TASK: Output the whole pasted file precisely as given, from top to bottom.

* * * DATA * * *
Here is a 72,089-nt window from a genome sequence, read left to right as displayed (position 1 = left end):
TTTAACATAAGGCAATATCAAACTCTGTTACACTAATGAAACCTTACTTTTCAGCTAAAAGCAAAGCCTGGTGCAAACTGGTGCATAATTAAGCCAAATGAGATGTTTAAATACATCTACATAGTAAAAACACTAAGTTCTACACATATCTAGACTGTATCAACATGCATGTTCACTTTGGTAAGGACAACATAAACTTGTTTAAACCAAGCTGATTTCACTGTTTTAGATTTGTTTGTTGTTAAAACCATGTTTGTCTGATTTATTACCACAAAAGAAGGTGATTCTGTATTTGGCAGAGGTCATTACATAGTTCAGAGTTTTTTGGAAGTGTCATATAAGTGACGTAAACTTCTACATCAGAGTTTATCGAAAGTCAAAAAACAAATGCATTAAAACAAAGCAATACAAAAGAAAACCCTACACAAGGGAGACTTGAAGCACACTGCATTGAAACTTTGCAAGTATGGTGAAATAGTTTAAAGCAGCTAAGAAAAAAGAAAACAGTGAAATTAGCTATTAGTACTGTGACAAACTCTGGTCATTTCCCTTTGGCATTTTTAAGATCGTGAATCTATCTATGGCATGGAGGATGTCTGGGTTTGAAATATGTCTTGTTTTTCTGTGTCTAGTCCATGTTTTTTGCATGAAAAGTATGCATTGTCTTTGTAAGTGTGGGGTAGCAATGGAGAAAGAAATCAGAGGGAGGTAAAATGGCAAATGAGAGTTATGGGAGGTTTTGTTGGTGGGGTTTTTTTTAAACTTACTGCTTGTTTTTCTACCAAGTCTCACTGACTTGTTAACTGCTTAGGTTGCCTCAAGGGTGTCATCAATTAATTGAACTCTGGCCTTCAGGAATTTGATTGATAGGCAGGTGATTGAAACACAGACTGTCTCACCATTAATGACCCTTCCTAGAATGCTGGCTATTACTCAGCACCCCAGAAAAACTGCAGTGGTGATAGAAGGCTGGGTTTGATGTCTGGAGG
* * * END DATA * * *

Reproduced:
Here is a 72,089-nt window from a genome sequence, read left to right as displayed (position 1 = left end):
TTTAACATAAGGCAATATCAAACTCTGTTACACTAATGAAACCTTACTTTTCAGCTAAAAGCAAAGCCTGGTGCAAACTGGTGCATAATTAAGCCAAATGAGATGTTTAAATACATCTACATAGTAAAAACACTAAGTTCTACACATATCTAGACTGTATCAACATGCATGTTCACTTTGGTAAGGACAACATAAACTTGTTTAAACCAAGCTGATTTCACTGTTTTAGATTTGTTTGTTGTTAAAACCATGTTTGTCTGATTTATTACCACAAAAGAAGGTGATTCTGTATTTGGCAGAGGTCATTACATAGTTCAGAGTTTTTTGGAAGTGTCATATAAGTGACGTAAACTTCTACATCAGAGTTTATCGAAAGTCAAAAAACAAATGCATTAAAACAAAGCAATACAAAAGAAAACCCTACACAAGGGAGACTTGAAGCACACTGCATTGAAACTTTGCAAGTATGGTGAAATAGTTTAAAGCAGCTAAGAAAAAAGAAAACAGTGAAATTAGCTATTAGTACTGTGACAAACTCTGGTCATTTCCCTTTGGCATTTTTAAGATCGTGAATCTATCTATGGCATGGAGGATGTCTGGGTTTGAAATATGTCTTGTTTTTCTGTGTCTAGTCCATGTTTTTTGCATGAAAAGTATGCATTGTCTTTGTAAGTGTGGGGTAGCAATGGAGAAAGAAATCAGAGGGAGGTAAAATGGCAAATGAGAGTTATGGGAGGTTTTGTTGGTGGGGTTTTTTTTAAACTTACTGCTTGTTTTTCTACCAAGTCTCACTGACTTGTTAACTGCTTAGGTTGCCTCAAGGGTGTCATCAATTAATTGAACTCTGGCCTTCAGGAATTTGATTGATAGGCAGGTGATTGAAACACAGACTGTCTCACCATTAATGACCCTTCCTAGAATGCTGGCTATTACTCAGCACCCCAGAAAAACTGCAGTGGTGATAGAAGGCTGGGTTTGATGTCTGGAGG